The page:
Or, if on joyful wing cleaving the sky,
Sun, moon, and stars forgot, upward I’ll fly,
Still all my song shall be, nearer, my God, to Thee.

This verse seems to combine two things: times of joy and the time of death. As said previously, we do not use good times as an excuse to forget all that God has done for us. Rather, we use these times as another chance to sing praises to our God for all the marvelous things He has done for us (Psa. 107:8-9, 147:1). Further, though this verse clearly contains much imagery not found in Scripture of the soul going to God, even in death we will be brought nearer to God, and we will dwell with him forever (1 Cor. 15:54-58, Phl. 1:23, Rev. 21:3). 

There in my Father’s home, safe and at rest,
There in my Savior’s love, perfectly blest;
Age after age to be, nearer my God to Thee.

Finally, at the end, we will dwell in the place prepared for us with God forever; we will finally be with Christ (Jhn. 14:1-4, Rom. 6:3-8). Forever, in our Father’s home, who has always been our fortress, we will dwell in our Savior’s love and peace for life everlasting (Psa. 18:2, Jhn. 6:47-58, 2 Tim. 2:10-13). This is what He promised us and what He desires for us. Therefore, from the beginning of our life, through our walk with Him, and until He calls us home, our hope should be that we might be nearer to Christ.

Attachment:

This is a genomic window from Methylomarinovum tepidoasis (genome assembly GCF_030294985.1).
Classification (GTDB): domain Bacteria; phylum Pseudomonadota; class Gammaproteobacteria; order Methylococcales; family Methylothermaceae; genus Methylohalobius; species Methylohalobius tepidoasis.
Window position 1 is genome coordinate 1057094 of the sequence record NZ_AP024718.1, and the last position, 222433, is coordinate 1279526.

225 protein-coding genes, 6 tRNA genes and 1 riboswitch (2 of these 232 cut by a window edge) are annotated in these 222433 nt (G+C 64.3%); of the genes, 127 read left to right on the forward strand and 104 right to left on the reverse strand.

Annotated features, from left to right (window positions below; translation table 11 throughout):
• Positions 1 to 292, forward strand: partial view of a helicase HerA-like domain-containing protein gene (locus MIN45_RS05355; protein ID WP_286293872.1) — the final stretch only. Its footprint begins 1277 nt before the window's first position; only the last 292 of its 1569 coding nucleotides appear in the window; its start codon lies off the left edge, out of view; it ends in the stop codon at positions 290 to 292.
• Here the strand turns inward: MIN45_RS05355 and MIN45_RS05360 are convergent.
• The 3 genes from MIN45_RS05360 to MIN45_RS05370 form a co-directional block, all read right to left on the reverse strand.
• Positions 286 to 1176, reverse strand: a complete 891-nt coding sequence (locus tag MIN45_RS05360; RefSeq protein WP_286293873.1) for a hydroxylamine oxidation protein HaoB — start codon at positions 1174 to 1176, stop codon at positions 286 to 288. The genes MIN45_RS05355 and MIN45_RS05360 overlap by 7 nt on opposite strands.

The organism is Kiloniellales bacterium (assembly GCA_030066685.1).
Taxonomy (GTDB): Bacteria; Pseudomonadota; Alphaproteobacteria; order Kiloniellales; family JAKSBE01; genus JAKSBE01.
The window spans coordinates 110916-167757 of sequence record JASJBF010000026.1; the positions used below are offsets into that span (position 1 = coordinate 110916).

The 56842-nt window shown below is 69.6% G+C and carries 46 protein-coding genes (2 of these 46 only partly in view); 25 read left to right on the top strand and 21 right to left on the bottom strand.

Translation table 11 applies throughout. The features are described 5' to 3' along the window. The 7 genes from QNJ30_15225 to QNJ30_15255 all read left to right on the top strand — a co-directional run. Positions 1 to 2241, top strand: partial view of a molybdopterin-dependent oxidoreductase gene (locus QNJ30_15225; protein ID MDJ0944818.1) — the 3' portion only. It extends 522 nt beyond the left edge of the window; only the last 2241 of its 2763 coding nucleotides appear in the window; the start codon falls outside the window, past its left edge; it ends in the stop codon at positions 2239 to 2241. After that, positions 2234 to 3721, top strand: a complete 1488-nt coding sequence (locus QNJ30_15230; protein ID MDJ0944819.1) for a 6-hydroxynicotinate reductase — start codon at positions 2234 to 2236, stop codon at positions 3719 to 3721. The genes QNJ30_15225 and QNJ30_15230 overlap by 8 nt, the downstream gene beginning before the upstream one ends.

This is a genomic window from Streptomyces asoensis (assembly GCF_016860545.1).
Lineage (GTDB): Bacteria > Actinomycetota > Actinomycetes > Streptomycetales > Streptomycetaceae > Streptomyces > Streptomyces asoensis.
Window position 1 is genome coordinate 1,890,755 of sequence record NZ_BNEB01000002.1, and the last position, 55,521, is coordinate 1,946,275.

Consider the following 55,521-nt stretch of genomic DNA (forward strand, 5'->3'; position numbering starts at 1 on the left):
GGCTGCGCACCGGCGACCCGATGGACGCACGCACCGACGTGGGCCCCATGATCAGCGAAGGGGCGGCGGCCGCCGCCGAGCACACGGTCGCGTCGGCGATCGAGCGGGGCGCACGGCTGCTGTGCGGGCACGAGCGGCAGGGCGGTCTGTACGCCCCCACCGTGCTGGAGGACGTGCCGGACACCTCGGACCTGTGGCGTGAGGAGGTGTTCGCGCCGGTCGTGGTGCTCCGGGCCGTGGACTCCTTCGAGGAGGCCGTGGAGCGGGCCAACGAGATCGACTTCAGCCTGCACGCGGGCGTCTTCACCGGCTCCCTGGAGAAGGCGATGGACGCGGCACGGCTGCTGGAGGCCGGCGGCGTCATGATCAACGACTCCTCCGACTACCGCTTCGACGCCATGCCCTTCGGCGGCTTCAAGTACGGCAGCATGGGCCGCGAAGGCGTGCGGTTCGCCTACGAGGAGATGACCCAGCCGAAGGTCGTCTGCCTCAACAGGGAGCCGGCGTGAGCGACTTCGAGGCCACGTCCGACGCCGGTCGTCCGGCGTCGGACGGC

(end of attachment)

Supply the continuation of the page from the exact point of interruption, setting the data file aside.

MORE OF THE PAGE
Blessings to you and yours,

~Rose

 


Works Referenced

“Adams, Sarah Flower.”

“Nearer, My God, To Thee.”

“Nearer My God, To Thee.”

Poets of the Church. “Sarah Fuller [Flower] Adams.”